IRRICANA, Alta. – Ron Carey has built himself an impressive antique collection based on the old adage; one man’s trash is another man’s treasure.
Within the first few steps upon entering Carey’s business in south Calgary, the evidence of somebody who regales antiques is prominent. There’s a slew of old oilcans, a few antique gas pumps, antique cabinets with detailed etchings and a host of statues.
Every room entered and every turn taken throughout the shop, the beauty of the past restored is prominent. From old-time movie posters, to vintage neon business signs and road signs, antique toy trucks, antique boxes, it’s a virtual tour of times past in living colour.
The breadth of the collection is as impressive as the quality and detail put into restoring each piece, which more than likely was rescued from a landfill site somewhere.
“You find it wherever you find it. I used to find this stuff years ago, when it was out there,” Carey explained. “Buildings were coming down and towns were cleaning up all the old stuff, so most of it gets pillaged and cleaned out.”
Perhaps the most impressive section of Carey’s antique collection is his fleet of antique trucks. The regional vice-president of the American Truck Historical Society (ATHS) Alberta and Saskatchewan Chapters has spent the past couple of decades restoring old vehicles and has in the ballpark of 75 restored trucks in his collection.
“I’ve been collecting and restoring for about 20 years,” Carey told Truck West. “I’ve worked in the oilfield my whole life, so trucks are just a normal thing.”
Raised on a farm in rural Alberta, Carey developed an affinity for trucks at an early age and later spent time behind the wheel of a gravel truck before finding work in the oilfield.
Eventually, Carey established his own business supplying drill bits to the oilfield industry; and his company created a drill bit rental program where drillers could return the bits to be reconditioned and made available to other customers.
Across the street from the drill bit shop is Carey’s restoration shop. A team of mechanics works away in the shop breathing life into an assortment of rusted chassis. At the time, Carey was restoring one of the first Mack Trucks, built back in 1912. Carey is already the owner of a restored Mack army truck built in 1917 and a 1923 Kelly Springfield.
“A lot of people ask me for a favourite, but there’s lots of favourites in there,” noted Carey. “There are a lot of neat trucks in that fleet.”
With a substantially sized antique truck fleet and the space needed in his restoration shop to work on current projects, Carey had to find a space to house his personal collection.
Pioneer Acres began as a farm machinery and thresher museum, situated in a rural location 45 minutes east of Calgary on the outskirts of the barely 1,000 person town of Irricana, Alta.
In the summer of 1999, Carey established a building on the Irricana site as a home for his collection and an opportunity for others to enjoy his labour.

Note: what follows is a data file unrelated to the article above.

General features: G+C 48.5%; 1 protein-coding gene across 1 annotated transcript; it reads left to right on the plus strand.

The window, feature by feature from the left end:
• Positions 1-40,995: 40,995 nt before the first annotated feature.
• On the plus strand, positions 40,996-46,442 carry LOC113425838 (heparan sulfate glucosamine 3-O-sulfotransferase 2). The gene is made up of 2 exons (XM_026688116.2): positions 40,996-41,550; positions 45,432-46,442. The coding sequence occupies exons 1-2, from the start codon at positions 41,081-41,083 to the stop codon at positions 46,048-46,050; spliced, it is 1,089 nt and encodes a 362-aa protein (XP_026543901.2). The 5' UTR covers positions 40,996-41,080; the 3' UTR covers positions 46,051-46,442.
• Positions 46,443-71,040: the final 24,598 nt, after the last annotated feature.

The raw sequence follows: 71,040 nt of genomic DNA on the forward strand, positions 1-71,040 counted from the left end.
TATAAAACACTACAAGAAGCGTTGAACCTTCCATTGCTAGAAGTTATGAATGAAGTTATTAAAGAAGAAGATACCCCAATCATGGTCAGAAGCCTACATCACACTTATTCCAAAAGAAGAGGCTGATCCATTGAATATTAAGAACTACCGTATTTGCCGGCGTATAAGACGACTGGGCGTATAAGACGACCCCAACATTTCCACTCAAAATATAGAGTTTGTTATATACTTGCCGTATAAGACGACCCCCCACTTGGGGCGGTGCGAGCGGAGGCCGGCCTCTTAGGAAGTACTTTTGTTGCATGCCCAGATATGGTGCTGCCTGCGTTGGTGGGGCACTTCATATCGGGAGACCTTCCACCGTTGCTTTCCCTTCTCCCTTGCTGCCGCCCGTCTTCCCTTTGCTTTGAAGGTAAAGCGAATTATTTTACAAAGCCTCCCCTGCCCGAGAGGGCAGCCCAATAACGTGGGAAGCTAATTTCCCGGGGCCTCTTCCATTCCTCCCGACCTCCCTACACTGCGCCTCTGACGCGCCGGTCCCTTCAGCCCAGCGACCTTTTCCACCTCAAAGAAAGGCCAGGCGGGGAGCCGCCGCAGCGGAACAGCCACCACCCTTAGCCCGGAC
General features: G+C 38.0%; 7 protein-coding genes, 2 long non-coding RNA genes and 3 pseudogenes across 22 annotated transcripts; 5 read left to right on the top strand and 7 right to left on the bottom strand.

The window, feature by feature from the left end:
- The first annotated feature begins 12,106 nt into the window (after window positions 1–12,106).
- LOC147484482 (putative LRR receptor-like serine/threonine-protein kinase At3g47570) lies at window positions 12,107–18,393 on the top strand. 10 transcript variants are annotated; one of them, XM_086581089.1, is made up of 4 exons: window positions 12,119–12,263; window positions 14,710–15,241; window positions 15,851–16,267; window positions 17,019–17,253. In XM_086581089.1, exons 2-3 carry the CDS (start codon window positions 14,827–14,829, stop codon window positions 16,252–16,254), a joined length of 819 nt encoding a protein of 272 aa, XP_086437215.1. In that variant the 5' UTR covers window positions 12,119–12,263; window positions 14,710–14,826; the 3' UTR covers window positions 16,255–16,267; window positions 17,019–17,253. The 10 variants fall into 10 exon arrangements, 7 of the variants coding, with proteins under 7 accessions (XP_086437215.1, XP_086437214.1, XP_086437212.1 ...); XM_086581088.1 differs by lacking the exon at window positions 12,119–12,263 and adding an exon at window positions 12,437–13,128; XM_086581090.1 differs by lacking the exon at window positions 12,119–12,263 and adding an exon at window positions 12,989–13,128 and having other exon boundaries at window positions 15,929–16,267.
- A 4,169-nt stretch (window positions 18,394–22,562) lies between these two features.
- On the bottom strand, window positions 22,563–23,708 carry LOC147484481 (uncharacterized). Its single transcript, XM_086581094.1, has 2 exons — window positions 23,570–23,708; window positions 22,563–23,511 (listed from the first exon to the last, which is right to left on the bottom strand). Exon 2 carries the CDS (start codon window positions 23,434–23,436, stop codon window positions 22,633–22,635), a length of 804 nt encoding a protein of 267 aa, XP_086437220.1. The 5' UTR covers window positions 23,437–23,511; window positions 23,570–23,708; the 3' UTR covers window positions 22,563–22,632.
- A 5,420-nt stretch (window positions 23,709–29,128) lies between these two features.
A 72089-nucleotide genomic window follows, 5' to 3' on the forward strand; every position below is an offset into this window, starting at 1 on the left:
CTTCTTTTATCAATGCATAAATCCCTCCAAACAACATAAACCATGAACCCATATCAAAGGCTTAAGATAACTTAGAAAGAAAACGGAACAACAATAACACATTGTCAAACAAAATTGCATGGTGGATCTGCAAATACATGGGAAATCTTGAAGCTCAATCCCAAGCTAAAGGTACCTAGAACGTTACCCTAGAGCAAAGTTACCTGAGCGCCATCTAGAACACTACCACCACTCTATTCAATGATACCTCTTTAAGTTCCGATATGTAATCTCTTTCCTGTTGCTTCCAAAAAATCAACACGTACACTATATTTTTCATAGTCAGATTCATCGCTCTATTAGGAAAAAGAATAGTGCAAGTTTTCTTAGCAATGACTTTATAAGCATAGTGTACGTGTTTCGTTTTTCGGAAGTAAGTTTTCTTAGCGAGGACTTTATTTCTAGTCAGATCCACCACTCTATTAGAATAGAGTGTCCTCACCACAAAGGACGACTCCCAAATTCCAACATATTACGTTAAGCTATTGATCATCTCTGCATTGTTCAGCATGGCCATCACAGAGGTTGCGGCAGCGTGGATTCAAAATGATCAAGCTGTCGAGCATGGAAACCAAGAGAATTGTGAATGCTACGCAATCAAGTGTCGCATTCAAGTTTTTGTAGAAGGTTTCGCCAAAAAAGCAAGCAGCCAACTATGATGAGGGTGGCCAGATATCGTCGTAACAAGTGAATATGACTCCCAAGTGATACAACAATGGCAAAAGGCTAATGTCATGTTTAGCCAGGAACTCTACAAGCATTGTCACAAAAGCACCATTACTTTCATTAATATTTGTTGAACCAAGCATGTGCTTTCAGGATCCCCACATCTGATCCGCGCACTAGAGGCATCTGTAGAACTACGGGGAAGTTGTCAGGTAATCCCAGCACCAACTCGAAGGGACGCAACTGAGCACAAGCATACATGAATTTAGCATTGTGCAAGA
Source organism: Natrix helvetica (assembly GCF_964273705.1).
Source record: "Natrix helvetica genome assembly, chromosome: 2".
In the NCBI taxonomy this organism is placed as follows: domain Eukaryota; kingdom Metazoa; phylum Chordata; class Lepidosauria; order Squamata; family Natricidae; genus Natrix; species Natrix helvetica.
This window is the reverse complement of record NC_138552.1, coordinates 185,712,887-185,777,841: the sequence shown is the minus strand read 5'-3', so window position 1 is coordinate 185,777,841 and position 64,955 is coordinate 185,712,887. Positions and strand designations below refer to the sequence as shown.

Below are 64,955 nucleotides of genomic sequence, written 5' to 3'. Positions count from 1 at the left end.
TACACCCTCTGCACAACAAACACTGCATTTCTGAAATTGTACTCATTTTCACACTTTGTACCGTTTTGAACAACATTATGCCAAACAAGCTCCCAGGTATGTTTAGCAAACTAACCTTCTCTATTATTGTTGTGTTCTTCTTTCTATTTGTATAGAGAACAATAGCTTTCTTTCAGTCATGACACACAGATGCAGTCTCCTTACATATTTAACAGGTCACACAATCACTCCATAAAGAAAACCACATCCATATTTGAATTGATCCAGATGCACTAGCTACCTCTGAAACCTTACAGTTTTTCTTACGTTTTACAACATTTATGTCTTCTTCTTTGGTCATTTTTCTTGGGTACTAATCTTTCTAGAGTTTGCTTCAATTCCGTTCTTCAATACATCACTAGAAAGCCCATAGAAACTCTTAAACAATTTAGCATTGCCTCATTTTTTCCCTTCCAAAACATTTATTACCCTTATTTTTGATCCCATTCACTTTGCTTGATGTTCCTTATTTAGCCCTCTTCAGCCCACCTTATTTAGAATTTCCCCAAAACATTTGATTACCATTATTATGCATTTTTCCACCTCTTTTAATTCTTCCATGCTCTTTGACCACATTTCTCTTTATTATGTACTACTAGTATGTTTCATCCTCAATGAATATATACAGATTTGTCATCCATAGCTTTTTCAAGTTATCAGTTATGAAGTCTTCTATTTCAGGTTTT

With one building filled with Carey’s vehicles and gas station memorabilia, members of the Alberta chapter of the ATHS decided to erect a second building for its antique trucks and add to the truck portion of Pioneer Acres.
“We’d been talking about it for a number of years, but we didn’t get started on it until 2004,” explained Paul Rubak, a member of the ATHS and an established trucking industry veteran. “Headed by a committee of three with Harry Reding, past-president of our chapter as chairman, committee members Murray Wise, president of Pioneer Acres and Alex Lewoniuk, Alberta chapter member, the building was erected and officially opened Aug. 7, 2004.”
The second truck building at the Pioneer Acres site is lined with trucks owned by other members of the ATHS Alberta Chapter. All the trucks on display are in running order and restored to like-new condition, even though some needed little work to be brought back to life.
“It’s a group of people who are involved with the Truck Historical Society who have decided to do this and donate it to Pioneer Acres,” noted Rubak. “It does give the members a place to store vehicles if they so desire, if they wish to have a stall.”
The Pioneer Acres site is host to about 70 trucks now and during the second weekend in August the society puts on a performance for a Heritage Day celebration, which saw more than 100 trucks in attendance last year. The seasonal museum is open to the public from May until the end of September.
Looking the world over
Although the museum display is only open during the summer season, collecting and restoring antique vehicles is a year-round hobby; and has taken Carey around the world to locate rare trucks.
“I have one that came over from New Zealand, that yellow 1913 Benz. It’s one of the rarest and toughest restorations we ever did,” explained Carey. “We start by tearing it all apart and building what you need for it. It took about 10 years to build that truck.”
When Carey purchased his first antique truck and set about restoring it, he had no idea his collection would grow to be as large as it is today.
“Every year we say we’re going to quit, but then we start a few more. There’s only a couple more out there that aren’t here to be fixed,” he added. “It’s interesting to take an old rusted vehicle and make something out of it. It’s looks really nice when it’s all done, but it’s the challenge of building it. I like doing things people say can’t be done.”